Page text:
©Arlene R. Taylor, PhD

article lefttopSitting at Andrew’s kitchen table in front of pizza—he always has white sauce and cheese only on half of it when I am visiting—I could see he was somewhat improved since his unexpected visit to the Emergency Department for extreme dehydration. It must have been quite a wake-up call because he pointed out three one-liter bottles on the sideboard. “I plan to drink three of these a day,” Andrew said proudly. “Thirsty or not.”

I smiled encouragingly. “How do you know if you are sufficiently hydrated?” I asked, thinking of my school-teacher mother who would quiz my brother and me on almost anything she thought we should know.

“Check for one or two pale urines a day, Teach,” he replied.

“Good boy. That’s an A+. An A for knowing the answer and a + for answering so quickly.” Andrew rolled his eyes and generated a smirky smile.

“I have been waiting for more information on the dastardly consequences of dehydration,” he said. “I have a question. You mentioned that there is generally more water inside brain cells than outside. Why is that?”

“Normally there is more water inside the cells than outside—dehydration reverses that ratio. Since most chemical processes occur inside the cell, a reduction in sufficient water can trigger incomplete or inaccurate chemical processes. This can influence the production of hormones, enzymes, neurotransmitters, and even impact cell replication.”

Andrew put a second slice of pizza on my plate. “Production of neurotransmitters?” he asked, looking puzzled.

“Yes. Water is required to create neurotransmitters. They are key in assisting cognitive (thinking) processes including moving information across the space (synapse) between neurons. This process is so critical to thinking that nerve transmission of information along neuronal pathways that is uses more than half of all the brain’s energy.”

“Energy?” asked Andrew, helping himself to a third slice of pizza. I was keeping track!

“Yes, energy,” I replied. “Water generates the electrical energy for all brain functions—the movement of water in and out of the cells functions much like a hydroelectric plant to create energy. As hydro-electric power is generated within the brain it is stored as Adenosine triphosphate or ATP. It provides the energy for most of the energy-consuming activities of the cells and transports chemical energy within cells for metabolism. I think we’ve talked about in the past how the brain generates enough hydro-electricity to power a low-wattage light bulb.”

“I get it,” said Andrew. “Any interference in electrical energy can mean a ‘dim’ light bulb.” I ignored that comment.

“In a resting state, the brain grabs at least 20 percent of the total energy supply. Brain cells need at least twice the energy required by other cells in the body. Water provides this energy more effectively than any other substance. When water levels fall within the cells, energy generation also falls. Dr. Corrine Allen, founder of founder the Advanced Learning & Development Institute, has pointed out that individuals with brain challenges such as ADHD, head injuries, anxiety disorders, depressive disorders, and the autism spectrum often drink little if any water each day. The resulting dehydration contributes to their symptoms. Her opinion was that a sufficient intake of alkaline water could be beneficial for many of such brain challenges—even Parkinson’s and some dementias.”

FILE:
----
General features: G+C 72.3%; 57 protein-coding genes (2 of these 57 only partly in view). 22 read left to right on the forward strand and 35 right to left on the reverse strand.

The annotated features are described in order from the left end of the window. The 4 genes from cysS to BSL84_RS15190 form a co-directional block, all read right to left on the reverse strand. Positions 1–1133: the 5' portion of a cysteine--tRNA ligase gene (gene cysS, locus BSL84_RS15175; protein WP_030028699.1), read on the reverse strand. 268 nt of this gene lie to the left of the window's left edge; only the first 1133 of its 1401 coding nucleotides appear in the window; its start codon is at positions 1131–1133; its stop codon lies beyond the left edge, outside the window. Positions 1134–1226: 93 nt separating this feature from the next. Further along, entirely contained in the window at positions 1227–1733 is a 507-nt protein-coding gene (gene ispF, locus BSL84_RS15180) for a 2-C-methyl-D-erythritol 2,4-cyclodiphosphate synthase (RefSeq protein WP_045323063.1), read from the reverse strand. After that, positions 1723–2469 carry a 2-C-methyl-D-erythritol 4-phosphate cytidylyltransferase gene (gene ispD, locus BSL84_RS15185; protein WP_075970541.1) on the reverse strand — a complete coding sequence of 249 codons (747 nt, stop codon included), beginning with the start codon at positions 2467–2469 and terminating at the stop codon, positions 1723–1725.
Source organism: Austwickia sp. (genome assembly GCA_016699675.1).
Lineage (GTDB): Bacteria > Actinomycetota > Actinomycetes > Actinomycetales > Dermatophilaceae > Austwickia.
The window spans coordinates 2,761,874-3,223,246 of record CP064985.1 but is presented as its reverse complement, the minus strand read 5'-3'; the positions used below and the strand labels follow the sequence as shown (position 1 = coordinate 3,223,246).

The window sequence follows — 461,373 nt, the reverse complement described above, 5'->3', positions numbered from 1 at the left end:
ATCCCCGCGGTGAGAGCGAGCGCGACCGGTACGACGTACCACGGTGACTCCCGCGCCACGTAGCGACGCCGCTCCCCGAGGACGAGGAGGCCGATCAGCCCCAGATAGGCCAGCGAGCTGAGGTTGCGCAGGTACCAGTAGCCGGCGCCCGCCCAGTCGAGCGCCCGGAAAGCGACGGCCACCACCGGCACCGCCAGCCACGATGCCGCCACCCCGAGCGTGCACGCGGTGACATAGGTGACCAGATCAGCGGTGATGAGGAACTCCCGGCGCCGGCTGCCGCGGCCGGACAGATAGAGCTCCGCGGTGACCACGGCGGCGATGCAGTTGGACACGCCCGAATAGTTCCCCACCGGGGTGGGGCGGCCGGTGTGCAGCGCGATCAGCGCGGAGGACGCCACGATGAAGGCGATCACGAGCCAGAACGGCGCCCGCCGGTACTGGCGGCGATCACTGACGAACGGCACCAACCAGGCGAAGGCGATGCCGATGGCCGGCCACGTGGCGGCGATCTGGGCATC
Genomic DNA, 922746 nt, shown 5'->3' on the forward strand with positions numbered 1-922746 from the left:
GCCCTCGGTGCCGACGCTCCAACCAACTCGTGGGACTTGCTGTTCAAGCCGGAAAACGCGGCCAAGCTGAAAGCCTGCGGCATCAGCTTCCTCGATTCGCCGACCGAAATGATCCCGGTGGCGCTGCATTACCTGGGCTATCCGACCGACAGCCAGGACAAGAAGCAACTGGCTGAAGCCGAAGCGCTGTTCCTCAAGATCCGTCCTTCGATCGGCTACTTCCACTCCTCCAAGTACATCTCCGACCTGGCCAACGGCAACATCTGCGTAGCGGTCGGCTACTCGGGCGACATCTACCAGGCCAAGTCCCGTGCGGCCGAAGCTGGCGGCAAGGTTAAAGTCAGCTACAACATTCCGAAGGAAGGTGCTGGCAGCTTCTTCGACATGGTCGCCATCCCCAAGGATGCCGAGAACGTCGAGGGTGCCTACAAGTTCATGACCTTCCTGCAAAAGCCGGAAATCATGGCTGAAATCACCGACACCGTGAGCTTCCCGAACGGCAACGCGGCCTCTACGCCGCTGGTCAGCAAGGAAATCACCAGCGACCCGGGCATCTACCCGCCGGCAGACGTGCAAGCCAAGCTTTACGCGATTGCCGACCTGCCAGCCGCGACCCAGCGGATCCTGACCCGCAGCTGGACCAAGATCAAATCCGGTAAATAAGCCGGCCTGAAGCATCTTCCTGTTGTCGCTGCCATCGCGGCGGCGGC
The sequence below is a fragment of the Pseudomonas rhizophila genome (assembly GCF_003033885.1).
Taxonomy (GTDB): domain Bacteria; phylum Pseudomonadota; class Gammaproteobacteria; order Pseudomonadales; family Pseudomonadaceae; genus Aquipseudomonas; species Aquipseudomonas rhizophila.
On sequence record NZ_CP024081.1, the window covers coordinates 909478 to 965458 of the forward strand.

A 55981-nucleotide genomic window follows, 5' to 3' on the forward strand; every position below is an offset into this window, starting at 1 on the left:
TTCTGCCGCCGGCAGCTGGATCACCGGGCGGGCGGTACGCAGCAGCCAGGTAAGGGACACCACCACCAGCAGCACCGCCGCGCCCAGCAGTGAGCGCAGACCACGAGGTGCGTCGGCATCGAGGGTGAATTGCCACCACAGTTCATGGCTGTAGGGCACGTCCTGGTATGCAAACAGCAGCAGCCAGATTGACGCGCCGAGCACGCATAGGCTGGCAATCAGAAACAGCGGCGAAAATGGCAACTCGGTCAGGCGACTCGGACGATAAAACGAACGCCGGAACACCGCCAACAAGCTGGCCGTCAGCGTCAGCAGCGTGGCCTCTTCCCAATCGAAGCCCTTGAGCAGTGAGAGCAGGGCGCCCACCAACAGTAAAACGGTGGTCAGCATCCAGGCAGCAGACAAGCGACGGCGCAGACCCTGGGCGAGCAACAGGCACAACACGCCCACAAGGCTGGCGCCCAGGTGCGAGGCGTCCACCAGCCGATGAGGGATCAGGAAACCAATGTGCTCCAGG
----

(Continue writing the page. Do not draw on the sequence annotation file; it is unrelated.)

“I wonder what she would say about hydrogen water!” Andrew exclaimed. “By the way, I saw a poster in the Emergency Department that said, ‘The brain is the most important organ you have—according to the brain.’ I thought that was funny.”

“Humorous and also probably true,” I replied. “Studies have shown that body organs will give up their need for water in favor of the brain. A physician lecturer once said that if the brain needs water and none is forthcoming, it will direct the bladder to dehydrate urine and send fluid up to the brain. He brought down the house with his comment: ‘That’s puts a different spin on the term pee brain!’”

“I remember asking you how much water you need on a daily basis, and you said it depends on environmental temperature, humidity, level of exercise, clothing, efficient sweating … Wish I had remembered that earlier today!”

water dehydration revisited“As the blood thickens, the risk of blood clots increase in the brain, heart, legs, and lungs. Transport of oxygen, hormones, and neurotransmitters can be interrupted. The removal of waste in the body can be slowed, contributing to fatigue, sluggishness, and a sense of feeling run down. As lymph fluid thickens, this interferes with the brain’s immune system and can reduce the timely removal of brain toxins.”

“Which is the reason dehydration is now linked with dementia,” intoned Andrew. “I’m getting it!” He looked at the last piece of pizza. “Is this yours or mine?”

“How many did you have?” I asked.

Andrew shrugged.

“Five percent reduction in cognition . . .” I began. “Having trouble counting, I see.” Unapologetic, I took the last piece. “You had five slices.”

“Touché, Doc,” Andrew said laughing.I’ll settle for  another glass of water.”